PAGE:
Coronavirus forces Italy to quarantine 16 million people to contain killer bug

Over a quarter of Italy's population, some 16 million people, has been forcibly quarantined in an attempt to stop the spread of the deadly coronavirus.

In a drastic move in the wealthy north region of the country, including Lombardy and at least 14 provinces in surrounding regions, Prime Minister Giuseppe Conte signed a decree banning entering or exiting the areas just after midnight yesterday.

The measures will be put in place until April 3.

Mr Conte said: "For Lombardy and for the other northern provinces that I have listed there will be a ban for everybody to move in and out of these territories and also within the same territory.

"Exceptions will be allowed only for proven professional needs, exceptional cases and health issues."

Rumour of Conte's plans circled before his announcement causing scenes of chaos as masses ran from bars and restaurants to the railway station in Padua's Veneto region with masks on, hand gel and suitcases.

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Some politicians were also taken off-guard by the decision with Stefano Bonaccini, president of the Emilia Romagna region, saying that parts of the decree are not "coherent".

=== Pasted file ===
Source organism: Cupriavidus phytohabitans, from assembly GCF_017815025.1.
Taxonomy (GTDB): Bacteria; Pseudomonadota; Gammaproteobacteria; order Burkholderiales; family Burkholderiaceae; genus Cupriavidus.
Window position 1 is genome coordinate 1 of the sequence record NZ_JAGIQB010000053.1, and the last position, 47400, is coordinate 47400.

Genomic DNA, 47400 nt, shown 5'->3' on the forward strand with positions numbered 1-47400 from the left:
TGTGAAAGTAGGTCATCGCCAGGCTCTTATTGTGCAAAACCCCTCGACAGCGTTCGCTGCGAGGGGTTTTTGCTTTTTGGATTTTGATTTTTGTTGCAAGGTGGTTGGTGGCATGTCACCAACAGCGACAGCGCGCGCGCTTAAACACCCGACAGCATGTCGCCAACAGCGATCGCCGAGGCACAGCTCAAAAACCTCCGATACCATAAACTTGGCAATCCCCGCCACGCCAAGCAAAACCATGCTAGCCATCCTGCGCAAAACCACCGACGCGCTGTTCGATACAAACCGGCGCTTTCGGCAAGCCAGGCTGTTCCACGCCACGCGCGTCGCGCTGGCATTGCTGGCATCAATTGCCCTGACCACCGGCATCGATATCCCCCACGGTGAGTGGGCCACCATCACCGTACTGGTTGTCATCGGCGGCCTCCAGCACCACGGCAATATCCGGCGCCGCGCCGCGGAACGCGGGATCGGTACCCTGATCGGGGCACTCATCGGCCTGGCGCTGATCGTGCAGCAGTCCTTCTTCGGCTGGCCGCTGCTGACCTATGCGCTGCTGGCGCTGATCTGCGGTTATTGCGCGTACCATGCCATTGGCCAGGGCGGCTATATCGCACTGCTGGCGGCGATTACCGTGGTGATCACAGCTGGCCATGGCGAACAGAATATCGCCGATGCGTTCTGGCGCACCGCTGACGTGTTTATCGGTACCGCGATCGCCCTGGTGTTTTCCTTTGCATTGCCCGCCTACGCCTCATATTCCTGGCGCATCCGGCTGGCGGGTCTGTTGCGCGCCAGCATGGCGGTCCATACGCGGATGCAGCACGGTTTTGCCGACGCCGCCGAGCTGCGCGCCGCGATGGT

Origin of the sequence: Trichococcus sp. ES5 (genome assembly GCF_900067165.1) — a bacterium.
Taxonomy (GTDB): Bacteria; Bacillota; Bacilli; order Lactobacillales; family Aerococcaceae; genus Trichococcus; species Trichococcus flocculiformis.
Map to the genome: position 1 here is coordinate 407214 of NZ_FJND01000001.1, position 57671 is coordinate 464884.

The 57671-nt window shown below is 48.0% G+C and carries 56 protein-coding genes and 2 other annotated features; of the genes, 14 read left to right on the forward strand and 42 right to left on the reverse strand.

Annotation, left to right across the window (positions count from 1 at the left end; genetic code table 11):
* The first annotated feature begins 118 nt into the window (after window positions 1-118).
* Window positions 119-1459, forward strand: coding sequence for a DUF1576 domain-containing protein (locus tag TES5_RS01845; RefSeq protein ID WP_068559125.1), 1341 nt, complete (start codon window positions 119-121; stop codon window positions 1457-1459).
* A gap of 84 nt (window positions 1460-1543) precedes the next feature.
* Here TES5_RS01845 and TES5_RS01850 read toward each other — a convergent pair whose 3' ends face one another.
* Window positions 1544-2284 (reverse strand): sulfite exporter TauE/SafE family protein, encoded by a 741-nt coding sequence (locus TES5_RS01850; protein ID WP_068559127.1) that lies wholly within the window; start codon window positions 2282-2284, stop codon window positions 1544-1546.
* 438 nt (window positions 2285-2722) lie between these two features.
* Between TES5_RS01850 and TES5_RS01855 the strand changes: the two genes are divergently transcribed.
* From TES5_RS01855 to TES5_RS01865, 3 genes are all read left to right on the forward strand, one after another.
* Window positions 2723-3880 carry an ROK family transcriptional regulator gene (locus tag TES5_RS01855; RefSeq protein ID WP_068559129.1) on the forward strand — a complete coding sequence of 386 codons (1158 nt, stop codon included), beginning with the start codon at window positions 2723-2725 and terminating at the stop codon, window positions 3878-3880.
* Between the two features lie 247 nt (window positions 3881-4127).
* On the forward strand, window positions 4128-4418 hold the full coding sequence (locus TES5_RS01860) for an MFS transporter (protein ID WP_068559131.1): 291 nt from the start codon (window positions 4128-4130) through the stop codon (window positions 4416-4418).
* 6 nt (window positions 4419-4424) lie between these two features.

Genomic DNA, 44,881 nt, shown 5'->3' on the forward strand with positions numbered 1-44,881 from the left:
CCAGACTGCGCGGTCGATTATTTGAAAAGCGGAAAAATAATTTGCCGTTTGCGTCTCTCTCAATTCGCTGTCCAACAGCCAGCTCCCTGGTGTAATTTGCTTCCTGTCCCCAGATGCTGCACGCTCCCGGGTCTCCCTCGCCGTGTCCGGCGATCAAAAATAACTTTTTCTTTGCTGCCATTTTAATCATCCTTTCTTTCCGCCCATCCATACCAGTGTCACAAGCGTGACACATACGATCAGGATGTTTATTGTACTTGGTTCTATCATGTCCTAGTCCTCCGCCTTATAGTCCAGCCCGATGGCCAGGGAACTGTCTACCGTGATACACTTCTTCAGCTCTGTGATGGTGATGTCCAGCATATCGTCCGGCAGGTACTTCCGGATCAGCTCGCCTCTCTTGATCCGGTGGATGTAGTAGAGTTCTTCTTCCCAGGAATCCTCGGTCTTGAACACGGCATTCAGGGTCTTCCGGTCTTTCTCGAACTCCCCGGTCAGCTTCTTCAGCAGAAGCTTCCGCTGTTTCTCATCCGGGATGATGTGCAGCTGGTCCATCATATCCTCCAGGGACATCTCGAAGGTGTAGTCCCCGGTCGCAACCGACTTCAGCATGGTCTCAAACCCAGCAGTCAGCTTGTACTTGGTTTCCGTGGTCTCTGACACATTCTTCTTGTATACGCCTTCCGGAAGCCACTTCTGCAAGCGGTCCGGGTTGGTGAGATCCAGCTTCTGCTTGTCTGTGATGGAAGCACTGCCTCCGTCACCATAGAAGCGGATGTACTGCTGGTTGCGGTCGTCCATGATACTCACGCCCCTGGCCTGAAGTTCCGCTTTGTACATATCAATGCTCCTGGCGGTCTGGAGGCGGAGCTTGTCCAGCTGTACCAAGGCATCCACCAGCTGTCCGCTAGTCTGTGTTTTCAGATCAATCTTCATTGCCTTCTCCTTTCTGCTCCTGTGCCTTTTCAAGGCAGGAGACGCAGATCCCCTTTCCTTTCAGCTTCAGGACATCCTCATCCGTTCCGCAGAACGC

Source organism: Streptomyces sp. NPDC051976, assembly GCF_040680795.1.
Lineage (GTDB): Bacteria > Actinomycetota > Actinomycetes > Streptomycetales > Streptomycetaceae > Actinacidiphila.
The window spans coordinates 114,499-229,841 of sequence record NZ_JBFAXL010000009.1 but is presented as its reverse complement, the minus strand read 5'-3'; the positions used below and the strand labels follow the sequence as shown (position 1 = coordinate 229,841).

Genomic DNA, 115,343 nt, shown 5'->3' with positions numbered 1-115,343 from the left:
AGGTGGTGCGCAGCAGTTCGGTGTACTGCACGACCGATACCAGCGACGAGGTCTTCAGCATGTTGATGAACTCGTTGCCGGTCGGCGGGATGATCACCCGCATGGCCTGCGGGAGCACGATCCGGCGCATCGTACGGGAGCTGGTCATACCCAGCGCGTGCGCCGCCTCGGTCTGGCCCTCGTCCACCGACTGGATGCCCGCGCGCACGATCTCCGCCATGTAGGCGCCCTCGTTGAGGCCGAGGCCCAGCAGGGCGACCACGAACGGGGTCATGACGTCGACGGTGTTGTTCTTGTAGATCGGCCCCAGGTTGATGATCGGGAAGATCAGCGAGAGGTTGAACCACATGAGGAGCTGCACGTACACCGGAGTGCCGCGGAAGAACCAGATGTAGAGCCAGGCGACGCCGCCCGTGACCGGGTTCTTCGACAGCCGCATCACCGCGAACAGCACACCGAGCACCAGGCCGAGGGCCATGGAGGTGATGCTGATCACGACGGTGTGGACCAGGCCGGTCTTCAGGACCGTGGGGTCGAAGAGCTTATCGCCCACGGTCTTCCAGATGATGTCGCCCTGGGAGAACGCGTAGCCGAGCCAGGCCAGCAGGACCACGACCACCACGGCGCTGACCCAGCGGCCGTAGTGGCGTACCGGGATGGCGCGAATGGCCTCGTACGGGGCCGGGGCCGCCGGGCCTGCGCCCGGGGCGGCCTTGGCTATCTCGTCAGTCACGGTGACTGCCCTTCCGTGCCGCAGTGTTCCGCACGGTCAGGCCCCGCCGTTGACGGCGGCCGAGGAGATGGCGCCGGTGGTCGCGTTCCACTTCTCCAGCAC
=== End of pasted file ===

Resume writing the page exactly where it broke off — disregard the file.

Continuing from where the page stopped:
Italy experienced a sudden spike in coronavirus cases on Saturday, February 21.

That was when 1,247 more people were announced as having contracted the virus within the space of 24 hours, taking the total to 5,883.

Another 36 people also died from virus, taking the overall number to 233.

Attempts to quarantine large portions of the population could be echoed in countries around the world as events and festivals have already been called off.

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Sports teams across the world are thinking of banning spectators from events as Saudia Arabia has already done.

While many scientists are declaring the world as facing a pandemic, the World Health organisation insists on not using that word just yet, with fears that it will only cause universal worry.

The virus has still not reached the level of annual flu epidemics, which cause up to five million severe cases worldwide and up to 650,000 deaths annually, according to the WHO.

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